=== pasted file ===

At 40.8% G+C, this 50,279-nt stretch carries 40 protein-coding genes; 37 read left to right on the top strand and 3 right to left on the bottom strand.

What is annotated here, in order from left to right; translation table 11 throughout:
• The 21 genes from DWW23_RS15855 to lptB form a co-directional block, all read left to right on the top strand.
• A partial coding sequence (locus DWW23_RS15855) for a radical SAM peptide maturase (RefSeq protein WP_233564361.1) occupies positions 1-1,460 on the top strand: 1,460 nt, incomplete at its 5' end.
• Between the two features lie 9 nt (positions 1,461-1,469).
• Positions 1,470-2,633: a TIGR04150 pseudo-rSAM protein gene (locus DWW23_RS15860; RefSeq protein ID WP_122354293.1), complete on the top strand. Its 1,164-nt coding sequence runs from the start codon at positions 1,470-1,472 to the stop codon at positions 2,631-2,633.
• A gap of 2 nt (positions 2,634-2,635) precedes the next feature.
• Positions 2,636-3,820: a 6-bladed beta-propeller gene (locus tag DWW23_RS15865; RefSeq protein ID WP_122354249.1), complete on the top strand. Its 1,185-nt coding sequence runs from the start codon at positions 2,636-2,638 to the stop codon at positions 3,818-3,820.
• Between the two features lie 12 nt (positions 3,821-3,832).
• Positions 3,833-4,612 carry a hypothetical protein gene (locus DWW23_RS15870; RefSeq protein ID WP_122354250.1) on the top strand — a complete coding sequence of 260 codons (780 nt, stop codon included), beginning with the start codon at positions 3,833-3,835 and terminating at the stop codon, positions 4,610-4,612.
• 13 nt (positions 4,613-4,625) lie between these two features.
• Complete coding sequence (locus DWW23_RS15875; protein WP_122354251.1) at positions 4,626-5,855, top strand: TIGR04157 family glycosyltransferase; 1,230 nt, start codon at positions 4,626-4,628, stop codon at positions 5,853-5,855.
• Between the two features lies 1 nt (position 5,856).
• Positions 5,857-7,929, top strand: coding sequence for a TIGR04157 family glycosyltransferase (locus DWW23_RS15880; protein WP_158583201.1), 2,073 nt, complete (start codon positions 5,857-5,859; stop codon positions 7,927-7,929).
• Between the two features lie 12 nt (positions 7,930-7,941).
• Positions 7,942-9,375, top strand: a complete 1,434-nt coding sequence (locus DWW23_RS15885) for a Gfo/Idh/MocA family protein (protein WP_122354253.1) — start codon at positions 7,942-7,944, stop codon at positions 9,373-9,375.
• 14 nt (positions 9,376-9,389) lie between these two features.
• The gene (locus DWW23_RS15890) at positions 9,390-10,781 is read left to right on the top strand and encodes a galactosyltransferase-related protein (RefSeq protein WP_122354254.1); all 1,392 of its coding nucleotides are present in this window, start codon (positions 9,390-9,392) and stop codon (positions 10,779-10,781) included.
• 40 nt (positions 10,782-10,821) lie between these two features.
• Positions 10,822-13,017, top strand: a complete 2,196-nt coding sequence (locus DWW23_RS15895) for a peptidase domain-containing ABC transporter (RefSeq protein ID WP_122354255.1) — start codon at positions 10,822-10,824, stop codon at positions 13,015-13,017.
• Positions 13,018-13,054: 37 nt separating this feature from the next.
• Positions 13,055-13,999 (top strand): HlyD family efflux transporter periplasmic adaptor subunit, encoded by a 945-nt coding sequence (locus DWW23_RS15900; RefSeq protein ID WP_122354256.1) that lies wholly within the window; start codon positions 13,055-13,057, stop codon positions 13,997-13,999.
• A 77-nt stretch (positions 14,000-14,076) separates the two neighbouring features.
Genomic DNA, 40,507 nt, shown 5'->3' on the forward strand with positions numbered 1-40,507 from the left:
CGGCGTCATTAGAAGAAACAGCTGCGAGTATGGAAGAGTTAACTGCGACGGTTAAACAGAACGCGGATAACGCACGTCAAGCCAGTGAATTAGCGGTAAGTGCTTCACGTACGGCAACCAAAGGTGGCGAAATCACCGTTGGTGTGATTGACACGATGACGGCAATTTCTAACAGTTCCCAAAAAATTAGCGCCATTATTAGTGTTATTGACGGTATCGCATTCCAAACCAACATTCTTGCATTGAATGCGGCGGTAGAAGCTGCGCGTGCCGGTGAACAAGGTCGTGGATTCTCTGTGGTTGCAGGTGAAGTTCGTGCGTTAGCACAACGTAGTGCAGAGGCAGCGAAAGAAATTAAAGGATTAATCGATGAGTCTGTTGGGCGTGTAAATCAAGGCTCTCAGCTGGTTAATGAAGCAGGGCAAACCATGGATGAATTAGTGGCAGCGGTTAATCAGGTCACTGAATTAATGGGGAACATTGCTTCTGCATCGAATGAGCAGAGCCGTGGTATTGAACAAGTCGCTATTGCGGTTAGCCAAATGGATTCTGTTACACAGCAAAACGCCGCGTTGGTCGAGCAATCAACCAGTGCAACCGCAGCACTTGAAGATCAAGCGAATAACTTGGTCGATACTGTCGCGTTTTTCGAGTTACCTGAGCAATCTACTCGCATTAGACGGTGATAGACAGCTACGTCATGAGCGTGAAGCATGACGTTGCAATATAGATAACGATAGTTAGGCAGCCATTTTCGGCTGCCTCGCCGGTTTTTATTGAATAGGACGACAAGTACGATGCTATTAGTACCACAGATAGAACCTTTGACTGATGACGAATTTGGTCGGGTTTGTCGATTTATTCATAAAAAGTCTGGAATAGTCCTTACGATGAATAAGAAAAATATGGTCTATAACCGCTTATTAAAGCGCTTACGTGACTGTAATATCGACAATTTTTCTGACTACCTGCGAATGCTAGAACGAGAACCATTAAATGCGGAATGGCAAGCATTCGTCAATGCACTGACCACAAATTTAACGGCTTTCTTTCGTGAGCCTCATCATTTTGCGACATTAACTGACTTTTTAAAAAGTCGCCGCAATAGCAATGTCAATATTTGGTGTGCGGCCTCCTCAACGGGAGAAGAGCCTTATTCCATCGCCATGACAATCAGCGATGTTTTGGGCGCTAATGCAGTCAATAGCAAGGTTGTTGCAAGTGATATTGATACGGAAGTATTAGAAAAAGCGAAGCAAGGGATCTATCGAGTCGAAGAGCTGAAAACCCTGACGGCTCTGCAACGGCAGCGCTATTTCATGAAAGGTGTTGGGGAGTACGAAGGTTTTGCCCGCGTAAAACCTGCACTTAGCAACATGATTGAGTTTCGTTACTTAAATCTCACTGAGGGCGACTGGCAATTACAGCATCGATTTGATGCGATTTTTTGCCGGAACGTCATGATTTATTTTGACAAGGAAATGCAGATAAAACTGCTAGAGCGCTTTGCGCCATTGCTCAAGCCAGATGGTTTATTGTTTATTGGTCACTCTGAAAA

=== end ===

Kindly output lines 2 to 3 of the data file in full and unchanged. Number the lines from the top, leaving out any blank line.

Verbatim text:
What is annotated here, in order from left to right; translation table 11 throughout:
• The 21 genes from DWW23_RS15855 to lptB form a co-directional block, all read left to right on the top strand.